December, 2016On a recent visit to the American Museum of Natural History's Butterfly Conservatory, my wife Kirsty and I watched in anticipation as a butterfly hatched from its chrysalis.
What can these beautiful and delicate creatures teach us about professional development? Let's explore.
1. Foster abounding ideas
The monarch butterfly can deposit 400 or more eggs in a single day, laying one at a time. Less than 10% of these tiny eggs (roughly the size of a pinhead) become adult butterflies.
Full of ideas? Keep them in a journal. Ideas are merely thoughts until they are written down. Thinking on paper stimulates creativity and increases your ability to solve problems. Not all of your ideas will manifest, but write them anyway—you never know which of them will develop into a beautiful butterfly in your life!
2. Take in as much as you can
Butterfly eggs mature into caterpillars (larvae). For about two weeks, caterpillars continually eat—and grow by shedding their skin.
Read books, blogs, and articles. Make it a routine. Scheduled reading time (even ten minutes before bed) pays dividends. As an added bonus to learning, reading can reduce stress up to 68 percent, according to a 2009 study from the University of Sussex.
Take courses and watch videos. Most online courses are relatively inexpensive and can be taken at your convenience. Thought leaders in almost every industry host a wealth of information on YouTube. If you're looking to grow philosophically, TEDTalks are invaluable.
Sit down with an industry leader or mentor in person, by phone, or video conference. Respect their time, keep it short, and know what you want to ask. Don't worry about being a nuisance—effective leaders often find joy in helping others succeed.
3. Become flexible and adapt to change
Once inside the chrysalis (pupa), the caterpillar releases enzymes that dissolve its tissues, transforming into an adult butterfly (metamorphosis).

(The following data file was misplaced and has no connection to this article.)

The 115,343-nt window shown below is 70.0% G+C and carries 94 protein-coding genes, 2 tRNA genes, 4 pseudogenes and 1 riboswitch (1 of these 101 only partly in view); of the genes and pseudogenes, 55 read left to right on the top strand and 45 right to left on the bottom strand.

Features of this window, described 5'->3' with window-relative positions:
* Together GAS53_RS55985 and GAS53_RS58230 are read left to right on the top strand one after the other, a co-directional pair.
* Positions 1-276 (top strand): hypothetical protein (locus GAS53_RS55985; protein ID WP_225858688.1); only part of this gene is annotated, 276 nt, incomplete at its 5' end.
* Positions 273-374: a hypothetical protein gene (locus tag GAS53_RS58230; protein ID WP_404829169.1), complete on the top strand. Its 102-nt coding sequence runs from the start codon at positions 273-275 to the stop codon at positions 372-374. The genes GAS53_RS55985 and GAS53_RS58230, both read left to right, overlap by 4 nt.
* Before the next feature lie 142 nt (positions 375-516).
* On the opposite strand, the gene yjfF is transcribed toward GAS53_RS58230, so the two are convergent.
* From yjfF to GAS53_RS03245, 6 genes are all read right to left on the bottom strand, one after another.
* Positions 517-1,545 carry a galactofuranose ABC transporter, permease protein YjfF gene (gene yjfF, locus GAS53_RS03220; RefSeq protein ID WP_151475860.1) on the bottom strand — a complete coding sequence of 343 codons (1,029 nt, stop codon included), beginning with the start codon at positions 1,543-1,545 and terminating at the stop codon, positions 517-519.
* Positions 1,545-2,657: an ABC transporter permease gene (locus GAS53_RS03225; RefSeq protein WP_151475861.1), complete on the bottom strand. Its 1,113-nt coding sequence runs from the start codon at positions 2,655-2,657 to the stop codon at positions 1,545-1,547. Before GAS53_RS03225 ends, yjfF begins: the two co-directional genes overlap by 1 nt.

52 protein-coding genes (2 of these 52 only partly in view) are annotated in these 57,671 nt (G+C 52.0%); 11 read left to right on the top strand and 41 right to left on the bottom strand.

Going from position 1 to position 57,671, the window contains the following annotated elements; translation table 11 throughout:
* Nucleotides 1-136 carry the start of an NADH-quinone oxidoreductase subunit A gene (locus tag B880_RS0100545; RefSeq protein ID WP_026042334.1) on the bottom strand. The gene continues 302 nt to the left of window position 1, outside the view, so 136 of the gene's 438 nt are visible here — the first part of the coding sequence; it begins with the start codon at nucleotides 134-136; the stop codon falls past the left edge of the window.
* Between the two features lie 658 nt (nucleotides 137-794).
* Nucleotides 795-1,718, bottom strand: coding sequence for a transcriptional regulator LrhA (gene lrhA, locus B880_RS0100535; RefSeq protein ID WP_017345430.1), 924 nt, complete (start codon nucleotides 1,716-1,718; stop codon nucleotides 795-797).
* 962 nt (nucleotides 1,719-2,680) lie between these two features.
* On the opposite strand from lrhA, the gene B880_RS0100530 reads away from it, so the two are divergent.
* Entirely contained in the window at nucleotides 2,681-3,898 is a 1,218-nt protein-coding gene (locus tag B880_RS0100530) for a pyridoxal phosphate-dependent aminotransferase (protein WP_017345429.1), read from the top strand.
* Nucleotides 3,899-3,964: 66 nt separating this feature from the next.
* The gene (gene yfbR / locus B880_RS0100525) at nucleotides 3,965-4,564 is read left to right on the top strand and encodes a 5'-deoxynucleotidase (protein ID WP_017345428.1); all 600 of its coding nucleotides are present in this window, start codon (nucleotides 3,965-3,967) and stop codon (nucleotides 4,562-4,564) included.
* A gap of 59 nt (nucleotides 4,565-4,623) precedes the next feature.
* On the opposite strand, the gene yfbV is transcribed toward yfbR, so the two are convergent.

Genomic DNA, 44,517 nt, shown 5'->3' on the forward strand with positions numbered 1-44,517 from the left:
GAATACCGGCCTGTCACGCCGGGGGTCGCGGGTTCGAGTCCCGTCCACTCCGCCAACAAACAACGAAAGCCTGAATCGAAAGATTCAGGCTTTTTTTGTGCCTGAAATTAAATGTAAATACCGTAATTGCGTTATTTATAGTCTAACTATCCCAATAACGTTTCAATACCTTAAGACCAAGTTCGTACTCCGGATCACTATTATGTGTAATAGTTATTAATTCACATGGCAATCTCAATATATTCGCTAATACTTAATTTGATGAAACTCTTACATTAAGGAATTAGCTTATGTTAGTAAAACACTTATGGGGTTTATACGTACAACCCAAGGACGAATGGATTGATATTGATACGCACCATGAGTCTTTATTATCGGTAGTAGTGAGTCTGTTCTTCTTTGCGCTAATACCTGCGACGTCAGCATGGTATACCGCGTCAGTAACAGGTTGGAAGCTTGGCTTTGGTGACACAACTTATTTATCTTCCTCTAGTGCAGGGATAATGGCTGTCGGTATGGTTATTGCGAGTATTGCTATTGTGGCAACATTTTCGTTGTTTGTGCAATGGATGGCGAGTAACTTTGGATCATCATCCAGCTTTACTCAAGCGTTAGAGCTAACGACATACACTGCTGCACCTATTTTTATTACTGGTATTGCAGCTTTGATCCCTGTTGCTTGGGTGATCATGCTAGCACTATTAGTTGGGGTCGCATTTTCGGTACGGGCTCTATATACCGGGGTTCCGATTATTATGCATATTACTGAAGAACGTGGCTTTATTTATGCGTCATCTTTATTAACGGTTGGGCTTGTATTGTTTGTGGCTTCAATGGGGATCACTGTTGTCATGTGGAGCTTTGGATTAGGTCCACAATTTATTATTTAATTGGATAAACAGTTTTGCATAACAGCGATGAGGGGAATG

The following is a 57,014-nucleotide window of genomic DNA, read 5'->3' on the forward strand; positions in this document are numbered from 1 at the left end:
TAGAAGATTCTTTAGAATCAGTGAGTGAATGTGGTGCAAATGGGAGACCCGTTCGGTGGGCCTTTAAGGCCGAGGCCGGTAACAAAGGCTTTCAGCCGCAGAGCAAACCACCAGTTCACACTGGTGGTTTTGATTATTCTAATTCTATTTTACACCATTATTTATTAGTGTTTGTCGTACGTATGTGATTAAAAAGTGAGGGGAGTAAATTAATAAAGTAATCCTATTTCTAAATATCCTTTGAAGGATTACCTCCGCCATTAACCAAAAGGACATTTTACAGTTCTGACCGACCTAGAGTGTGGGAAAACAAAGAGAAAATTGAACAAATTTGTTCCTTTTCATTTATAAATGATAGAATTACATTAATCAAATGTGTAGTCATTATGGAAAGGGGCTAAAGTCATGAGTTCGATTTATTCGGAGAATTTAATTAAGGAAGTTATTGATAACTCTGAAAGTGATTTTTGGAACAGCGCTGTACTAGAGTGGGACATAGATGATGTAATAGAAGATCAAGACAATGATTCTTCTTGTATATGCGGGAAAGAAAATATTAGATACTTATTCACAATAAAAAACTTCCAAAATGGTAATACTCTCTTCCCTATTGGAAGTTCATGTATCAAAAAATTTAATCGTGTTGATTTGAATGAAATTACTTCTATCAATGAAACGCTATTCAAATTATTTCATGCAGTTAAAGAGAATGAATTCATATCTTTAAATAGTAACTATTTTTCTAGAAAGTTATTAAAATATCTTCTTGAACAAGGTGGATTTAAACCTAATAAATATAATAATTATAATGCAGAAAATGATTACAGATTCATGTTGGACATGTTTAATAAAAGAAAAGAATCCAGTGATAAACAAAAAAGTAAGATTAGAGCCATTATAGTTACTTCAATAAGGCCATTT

Change is natural. It's also inevitable. Why are we often reluctant to accept change? A positive mindset, in my opinion, is the key to not only accepting change, but inviting it into our lives. Unlike the situations that occur around us, a positive mindset is a choice. It's something we can control (with practice).
Looking back on my own career, I recall several occasions where I was able to turn seemingly negative situations into positive gains. For instance, when I lived in Nebraska, I was once let go (along with six others) due to an agency downsizing. I remember feeling relieved and excited! I soon found work in Manhattan and moved to New York.
When I realized that job wasn't for me either, I was discouraged, but eventually founded Avidano Digital—something I couldn't have imagined those early years in Nebraska.
4. Prepare others for success
The adult butterfly's primary purpose is to reproduce—and lay the eggs that will become the next generation.
Sharing your expertise with others builds your reputation and makes you more valuable in your field. If someone reaches out for help, make yourself available.
Unlike our butterfly friends, we never reach our full potential. Still, as long as we put in the work, we can continue to grow and transform.